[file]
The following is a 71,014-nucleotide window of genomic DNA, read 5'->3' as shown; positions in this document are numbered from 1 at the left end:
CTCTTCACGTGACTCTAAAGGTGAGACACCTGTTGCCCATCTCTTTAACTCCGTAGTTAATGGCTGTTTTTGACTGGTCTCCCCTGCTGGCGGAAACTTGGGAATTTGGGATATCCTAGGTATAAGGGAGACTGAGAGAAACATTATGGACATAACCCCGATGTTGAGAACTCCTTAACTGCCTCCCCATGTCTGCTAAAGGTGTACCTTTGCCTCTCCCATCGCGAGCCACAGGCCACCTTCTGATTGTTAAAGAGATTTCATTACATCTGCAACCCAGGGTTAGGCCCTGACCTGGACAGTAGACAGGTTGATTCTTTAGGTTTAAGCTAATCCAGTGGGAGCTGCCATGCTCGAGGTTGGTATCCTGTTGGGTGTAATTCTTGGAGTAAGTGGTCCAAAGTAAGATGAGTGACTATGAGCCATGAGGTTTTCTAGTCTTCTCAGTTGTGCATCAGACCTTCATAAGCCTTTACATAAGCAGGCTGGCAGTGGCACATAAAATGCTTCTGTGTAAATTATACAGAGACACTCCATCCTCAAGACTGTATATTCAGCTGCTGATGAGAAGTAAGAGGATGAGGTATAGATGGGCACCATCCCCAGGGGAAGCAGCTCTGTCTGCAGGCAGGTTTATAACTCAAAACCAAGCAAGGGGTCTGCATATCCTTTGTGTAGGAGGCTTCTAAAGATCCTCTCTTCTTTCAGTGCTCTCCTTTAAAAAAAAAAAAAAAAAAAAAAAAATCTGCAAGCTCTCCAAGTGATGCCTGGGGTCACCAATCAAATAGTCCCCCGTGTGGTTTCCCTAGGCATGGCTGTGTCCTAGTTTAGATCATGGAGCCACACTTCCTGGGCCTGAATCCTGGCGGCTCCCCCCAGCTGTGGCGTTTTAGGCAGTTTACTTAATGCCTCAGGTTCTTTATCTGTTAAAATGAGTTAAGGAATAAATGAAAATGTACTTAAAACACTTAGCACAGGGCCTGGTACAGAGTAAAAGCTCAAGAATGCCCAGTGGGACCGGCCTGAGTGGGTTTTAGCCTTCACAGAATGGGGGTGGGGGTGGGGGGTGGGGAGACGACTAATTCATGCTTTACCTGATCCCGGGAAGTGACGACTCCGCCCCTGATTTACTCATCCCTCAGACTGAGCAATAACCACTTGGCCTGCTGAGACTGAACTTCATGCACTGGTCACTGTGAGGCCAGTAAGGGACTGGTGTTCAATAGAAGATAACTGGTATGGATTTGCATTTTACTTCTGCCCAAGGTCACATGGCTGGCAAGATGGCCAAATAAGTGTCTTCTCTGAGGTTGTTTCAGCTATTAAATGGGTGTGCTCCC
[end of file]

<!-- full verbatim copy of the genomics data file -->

The following is a 71,014-nucleotide window of genomic DNA, read 5'->3' as shown; positions in this document are numbered from 1 at the left end:
CTCTTCACGTGACTCTAAAGGTGAGACACCTGTTGCCCATCTCTTTAACTCCGTAGTTAATGGCTGTTTTTGACTGGTCTCCCCTGCTGGCGGAAACTTGGGAATTTGGGATATCCTAGGTATAAGGGAGACTGAGAGAAACATTATGGACATAACCCCGATGTTGAGAACTCCTTAACTGCCTCCCCATGTCTGCTAAAGGTGTACCTTTGCCTCTCCCATCGCGAGCCACAGGCCACCTTCTGATTGTTAAAGAGATTTCATTACATCTGCAACCCAGGGTTAGGCCCTGACCTGGACAGTAGACAGGTTGATTCTTTAGGTTTAAGCTAATCCAGTGGGAGCTGCCATGCTCGAGGTTGGTATCCTGTTGGGTGTAATTCTTGGAGTAAGTGGTCCAAAGTAAGATGAGTGACTATGAGCCATGAGGTTTTCTAGTCTTCTCAGTTGTGCATCAGACCTTCATAAGCCTTTACATAAGCAGGCTGGCAGTGGCACATAAAATGCTTCTGTGTAAATTATACAGAGACACTCCATCCTCAAGACTGTATATTCAGCTGCTGATGAGAAGTAAGAGGATGAGGTATAGATGGGCACCATCCCCAGGGGAAGCAGCTCTGTCTGCAGGCAGGTTTATAACTCAAAACCAAGCAAGGGGTCTGCATATCCTTTGTGTAGGAGGCTTCTAAAGATCCTCTCTTCTTTCAGTGCTCTCCTTTAAAAAAAAAAAAAAAAAAAAAAAAATCTGCAAGCTCTCCAAGTGATGCCTGGGGTCACCAATCAAATAGTCCCCCGTGTGGTTTCCCTAGGCATGGCTGTGTCCTAGTTTAGATCATGGAGCCACACTTCCTGGGCCTGAATCCTGGCGGCTCCCCCCAGCTGTGGCGTTTTAGGCAGTTTACTTAATGCCTCAGGTTCTTTATCTGTTAAAATGAGTTAAGGAATAAATGAAAATGTACTTAAAACACTTAGCACAGGGCCTGGTACAGAGTAAAAGCTCAAGAATGCCCAGTGGGACCGGCCTGAGTGGGTTTTAGCCTTCACAGAATGGGGGTGGGGGTGGGGGGTGGGGAGACGACTAATTCATGCTTTACCTGATCCCGGGAAGTGACGACTCCGCCCCTGATTTACTCATCCCTCAGACTGAGCAATAACCACTTGGCCTGCTGAGACTGAACTTCATGCACTGGTCACTGTGAGGCCAGTAAGGGACTGGTGTTCAATAGAAGATAACTGGTATGGATTTGCATTTTACTTCTGCCCAAGGTCACATGGCTGGCAAGATGGCCAAATAAGTGTCTTCTCTGAGGTTGTTTCAGCTATTAAATGGGTGTGCTCCC